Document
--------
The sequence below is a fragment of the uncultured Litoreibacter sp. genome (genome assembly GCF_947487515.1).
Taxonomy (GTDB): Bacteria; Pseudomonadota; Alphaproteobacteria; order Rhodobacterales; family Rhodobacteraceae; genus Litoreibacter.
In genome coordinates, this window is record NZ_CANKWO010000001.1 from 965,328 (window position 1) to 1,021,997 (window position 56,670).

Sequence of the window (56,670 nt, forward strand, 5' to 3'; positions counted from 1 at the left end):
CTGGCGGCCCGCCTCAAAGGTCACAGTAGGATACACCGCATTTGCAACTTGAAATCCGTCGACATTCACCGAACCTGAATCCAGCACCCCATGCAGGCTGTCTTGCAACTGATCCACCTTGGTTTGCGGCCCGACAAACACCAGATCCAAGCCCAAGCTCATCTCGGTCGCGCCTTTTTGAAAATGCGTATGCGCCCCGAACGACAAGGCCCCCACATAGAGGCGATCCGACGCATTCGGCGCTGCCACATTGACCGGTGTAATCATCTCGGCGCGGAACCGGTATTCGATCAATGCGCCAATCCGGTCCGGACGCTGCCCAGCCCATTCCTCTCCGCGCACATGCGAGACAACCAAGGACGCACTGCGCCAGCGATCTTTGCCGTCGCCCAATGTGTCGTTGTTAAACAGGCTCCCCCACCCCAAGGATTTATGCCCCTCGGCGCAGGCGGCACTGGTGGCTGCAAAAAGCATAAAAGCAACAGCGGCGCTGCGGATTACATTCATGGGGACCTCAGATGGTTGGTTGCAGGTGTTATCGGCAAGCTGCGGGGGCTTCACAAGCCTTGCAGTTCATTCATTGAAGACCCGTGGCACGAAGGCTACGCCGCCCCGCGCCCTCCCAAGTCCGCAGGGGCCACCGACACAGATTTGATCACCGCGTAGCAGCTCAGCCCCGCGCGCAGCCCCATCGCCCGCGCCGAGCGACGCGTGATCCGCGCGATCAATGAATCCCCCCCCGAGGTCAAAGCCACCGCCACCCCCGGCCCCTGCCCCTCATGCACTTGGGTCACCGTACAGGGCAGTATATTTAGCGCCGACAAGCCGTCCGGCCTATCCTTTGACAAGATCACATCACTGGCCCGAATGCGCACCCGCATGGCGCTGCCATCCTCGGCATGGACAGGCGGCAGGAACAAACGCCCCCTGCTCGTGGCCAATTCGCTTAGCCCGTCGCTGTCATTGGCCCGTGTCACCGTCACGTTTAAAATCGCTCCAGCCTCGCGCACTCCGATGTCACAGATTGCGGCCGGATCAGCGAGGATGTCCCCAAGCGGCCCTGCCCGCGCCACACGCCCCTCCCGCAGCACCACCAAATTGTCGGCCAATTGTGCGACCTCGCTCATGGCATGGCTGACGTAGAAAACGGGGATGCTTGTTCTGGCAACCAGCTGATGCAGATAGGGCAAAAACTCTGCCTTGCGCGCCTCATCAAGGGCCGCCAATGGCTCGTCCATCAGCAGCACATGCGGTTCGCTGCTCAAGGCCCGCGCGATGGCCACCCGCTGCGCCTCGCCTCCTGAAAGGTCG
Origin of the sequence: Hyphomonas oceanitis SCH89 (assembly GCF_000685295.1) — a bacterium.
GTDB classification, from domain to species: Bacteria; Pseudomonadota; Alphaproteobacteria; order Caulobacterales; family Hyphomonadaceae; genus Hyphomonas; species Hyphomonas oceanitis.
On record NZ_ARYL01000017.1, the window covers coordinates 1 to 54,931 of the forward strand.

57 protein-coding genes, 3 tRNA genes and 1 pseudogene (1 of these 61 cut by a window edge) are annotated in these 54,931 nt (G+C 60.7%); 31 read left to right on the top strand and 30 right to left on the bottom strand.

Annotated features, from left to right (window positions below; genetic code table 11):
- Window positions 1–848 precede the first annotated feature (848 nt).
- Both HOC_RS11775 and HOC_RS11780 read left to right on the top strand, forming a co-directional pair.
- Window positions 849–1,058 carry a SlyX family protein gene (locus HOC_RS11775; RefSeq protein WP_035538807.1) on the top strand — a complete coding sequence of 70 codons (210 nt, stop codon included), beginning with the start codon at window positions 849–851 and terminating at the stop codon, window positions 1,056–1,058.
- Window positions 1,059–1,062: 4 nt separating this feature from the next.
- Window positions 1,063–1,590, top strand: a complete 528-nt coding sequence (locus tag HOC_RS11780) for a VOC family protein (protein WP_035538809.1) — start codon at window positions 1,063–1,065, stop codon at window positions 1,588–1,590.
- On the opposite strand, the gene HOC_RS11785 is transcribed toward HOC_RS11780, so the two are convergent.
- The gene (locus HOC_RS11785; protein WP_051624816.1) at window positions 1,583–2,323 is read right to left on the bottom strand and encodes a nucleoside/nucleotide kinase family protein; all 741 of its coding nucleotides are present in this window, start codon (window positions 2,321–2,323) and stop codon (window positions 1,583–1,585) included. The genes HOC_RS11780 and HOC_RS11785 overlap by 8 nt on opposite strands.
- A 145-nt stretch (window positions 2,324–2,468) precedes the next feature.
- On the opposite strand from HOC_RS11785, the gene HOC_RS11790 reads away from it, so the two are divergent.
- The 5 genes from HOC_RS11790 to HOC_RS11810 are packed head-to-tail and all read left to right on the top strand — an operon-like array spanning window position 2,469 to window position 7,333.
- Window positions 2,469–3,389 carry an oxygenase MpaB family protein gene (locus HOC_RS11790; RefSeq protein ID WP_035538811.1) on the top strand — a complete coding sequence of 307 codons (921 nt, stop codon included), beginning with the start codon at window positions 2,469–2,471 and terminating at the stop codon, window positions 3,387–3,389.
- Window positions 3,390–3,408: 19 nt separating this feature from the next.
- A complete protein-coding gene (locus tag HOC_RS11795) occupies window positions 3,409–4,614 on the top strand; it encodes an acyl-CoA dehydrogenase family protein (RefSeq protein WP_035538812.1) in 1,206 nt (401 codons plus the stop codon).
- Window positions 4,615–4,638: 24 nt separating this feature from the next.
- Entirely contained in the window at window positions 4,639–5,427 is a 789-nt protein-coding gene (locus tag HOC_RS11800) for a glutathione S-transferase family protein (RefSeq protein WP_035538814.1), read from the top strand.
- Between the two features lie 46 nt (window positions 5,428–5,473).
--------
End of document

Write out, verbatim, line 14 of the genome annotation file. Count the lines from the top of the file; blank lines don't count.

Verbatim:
- Window positions 1,059–1,062: 4 nt separating this feature from the next.